I looked forward to being a fine arts thesis student my whole life. I always looked up to senior artists whose status came with studio practices, solo exhibitions and thousands of Instagram followers. I’ve spent the last few years acting as a thesis student, making and thinking about my art in all my waking hours, my apartment filling with scraps of paper and art supplies.
As a senior this year, I finally got my own studio, shared with one of my closest friends, on the fourth floor of Olive Tjaden Hall. At last! Enough space to pin huge stretches of canvas up on the walls, with natural sunlight keeping my plants alive and my colors accurate. The space gave me the freedom to work fluidly, transforming old paintings, ripping and re-stretching canvases and showing and discussing works in progress with other artists. The best moment of the spring semester was when my studio mate and I swapped roles: Madison (@madchalfant), the sculptress and furniture designer, started painting, while I (usually limited to two-dimensional work) made sculptures. This fluid expression of ourselves as artists happened because of the energies we shared in the studio space, and the freedom we felt to make the work we were passionately driven to create.
By the beginning of March, I could feel my work taking on a new quality, conceptually coalescing all that I’ve been focused on in my undergraduate work and studies across art history, religious studies and classics. I felt that I had finally reached the point I’d been working towards my entire college career.
But the coronavirus cancellations put a stop to all that. I had a week to document all my pieces, deconstruct my canvases and pack up everything that I was working on.
Most disappointing of all is the cancellation of the BFA seniors’ thesis shows, which would have been the culmination of the work we’ve been making over the past four years. Many of us have had opportunities to exhibit in the past (Tjaden has two beautiful galleries, with new exhibitions by students, faculty and alumni cycling every week), but for many others, this final show would have been the first time showing a focused body of work in a gallery setting. As for the rest of the semester, we’re expected to translate our art practices into quarantine settings, which is challenging when you create large scale paintings or rely on the university’s printmaking facilities to create work.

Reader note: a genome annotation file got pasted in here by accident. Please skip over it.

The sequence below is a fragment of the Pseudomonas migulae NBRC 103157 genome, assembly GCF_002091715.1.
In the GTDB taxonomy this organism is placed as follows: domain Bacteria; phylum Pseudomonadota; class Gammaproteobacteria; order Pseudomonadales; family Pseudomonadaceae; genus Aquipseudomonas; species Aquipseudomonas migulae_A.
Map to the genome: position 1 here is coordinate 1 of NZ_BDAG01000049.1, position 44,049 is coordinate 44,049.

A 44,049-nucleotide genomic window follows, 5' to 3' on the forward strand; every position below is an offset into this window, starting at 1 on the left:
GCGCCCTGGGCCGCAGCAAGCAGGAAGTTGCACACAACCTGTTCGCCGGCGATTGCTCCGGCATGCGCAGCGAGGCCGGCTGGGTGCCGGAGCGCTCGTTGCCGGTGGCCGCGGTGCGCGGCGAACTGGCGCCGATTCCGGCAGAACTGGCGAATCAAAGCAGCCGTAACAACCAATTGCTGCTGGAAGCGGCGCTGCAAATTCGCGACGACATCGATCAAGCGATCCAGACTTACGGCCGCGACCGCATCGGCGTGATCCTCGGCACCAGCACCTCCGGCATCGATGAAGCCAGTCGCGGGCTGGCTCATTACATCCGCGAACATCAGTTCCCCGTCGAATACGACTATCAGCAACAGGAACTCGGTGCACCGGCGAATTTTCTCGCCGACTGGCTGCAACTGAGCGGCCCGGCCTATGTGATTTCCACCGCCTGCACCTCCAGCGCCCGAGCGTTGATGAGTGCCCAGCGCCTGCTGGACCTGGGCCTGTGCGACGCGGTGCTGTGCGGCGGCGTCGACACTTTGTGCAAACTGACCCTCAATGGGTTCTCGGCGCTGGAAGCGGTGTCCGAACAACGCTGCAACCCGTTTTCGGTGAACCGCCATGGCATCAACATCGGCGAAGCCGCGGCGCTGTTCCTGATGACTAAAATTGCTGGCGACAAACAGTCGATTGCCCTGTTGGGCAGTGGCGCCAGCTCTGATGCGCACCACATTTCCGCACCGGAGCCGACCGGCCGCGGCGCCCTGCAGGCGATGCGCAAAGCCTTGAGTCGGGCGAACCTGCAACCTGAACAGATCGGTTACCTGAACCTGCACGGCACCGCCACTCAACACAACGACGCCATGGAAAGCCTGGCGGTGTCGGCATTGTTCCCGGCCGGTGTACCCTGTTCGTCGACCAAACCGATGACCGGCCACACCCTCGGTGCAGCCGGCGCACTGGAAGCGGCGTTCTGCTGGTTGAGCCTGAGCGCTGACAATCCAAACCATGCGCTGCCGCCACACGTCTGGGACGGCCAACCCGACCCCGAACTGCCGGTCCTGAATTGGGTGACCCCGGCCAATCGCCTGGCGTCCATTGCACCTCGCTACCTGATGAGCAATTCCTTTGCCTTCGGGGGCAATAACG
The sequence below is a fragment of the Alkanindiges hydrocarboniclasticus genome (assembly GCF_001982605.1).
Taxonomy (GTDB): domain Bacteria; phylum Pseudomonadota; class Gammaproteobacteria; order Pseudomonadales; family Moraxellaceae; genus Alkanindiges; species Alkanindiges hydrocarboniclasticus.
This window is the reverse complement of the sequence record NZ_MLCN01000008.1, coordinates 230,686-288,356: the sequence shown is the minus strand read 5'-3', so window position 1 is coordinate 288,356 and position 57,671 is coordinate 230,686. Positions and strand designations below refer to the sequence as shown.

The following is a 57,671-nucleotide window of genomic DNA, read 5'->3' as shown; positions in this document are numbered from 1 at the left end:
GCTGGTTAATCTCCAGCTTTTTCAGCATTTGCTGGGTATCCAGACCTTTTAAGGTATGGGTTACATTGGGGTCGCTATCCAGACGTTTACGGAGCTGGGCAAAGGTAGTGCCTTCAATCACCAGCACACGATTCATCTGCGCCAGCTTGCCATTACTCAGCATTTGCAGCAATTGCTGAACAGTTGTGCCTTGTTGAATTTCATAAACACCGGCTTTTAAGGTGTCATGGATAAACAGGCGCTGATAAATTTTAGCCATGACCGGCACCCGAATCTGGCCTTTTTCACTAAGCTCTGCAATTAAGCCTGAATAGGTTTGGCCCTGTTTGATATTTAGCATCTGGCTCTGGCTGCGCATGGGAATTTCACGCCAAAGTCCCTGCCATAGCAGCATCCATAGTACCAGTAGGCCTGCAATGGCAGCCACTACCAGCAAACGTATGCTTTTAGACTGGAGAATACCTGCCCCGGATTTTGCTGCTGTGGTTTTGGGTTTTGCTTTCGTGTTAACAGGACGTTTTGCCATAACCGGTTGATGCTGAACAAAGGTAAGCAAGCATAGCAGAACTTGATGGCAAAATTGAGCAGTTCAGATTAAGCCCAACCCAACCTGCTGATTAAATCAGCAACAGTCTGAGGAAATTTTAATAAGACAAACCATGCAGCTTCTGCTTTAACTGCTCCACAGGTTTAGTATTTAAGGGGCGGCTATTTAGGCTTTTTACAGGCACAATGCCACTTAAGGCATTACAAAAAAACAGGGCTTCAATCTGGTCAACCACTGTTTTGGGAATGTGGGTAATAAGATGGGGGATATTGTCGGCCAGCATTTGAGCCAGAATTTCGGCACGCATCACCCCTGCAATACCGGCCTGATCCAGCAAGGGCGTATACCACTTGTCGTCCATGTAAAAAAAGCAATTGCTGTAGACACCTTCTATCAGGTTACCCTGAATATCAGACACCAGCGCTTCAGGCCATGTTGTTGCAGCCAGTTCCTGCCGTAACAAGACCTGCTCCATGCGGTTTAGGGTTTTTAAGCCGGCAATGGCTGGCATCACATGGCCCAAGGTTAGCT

Ultimately, I’m thankful for the (almost) four years I was able to spend as a fine arts student at Cornell. I had the freedom to take classes that inform the work I’ve made, including various art history courses, Jewish studies and the anthropology of religion. I was part of an eclectic group of 28 talented, diverse, intelligent artists, all with different interests, passions and ways of art-making in response to the world to which we all belong.
The College of Architecture, Art and Planning is where I met my best friends at Cornell, and I’m so grateful to know these amazing people. I will always remember Aiza Ahmed’s intensely colorful portraits (@aizaahmedart), Sophie Galowitz’s cheeky animated videos (@are_grubs_larvae), Curtis Ho and Irene Song, the duo known as Uncle Boy’s Landscaping (@uncleboyslandscaping) and their unexpected social commentary installations, Vivian Lin’s whimsical plushie mushrooms (@bigsoftfungi), William Demaria’s technical, nuanced printmaking (@william_of_orange) and Michelle Wu’s honest and darkly hilarious illustrations. Even though I couldn’t see everyone’s final work at the end of the semester, I know we will all stay in touch as our careers take us in wildly different directions.
The last painting I completed at Cornell is entitled “Exile,” as I’ve spent the last few months thinking about the generational trauma and diaspora which is central to Jewish identity. But this week, exile took on another meaning. We Cornellians have been forced out of our homes on the hill prematurely, and now we wander, creating art as a means of survival in this tumultuous world.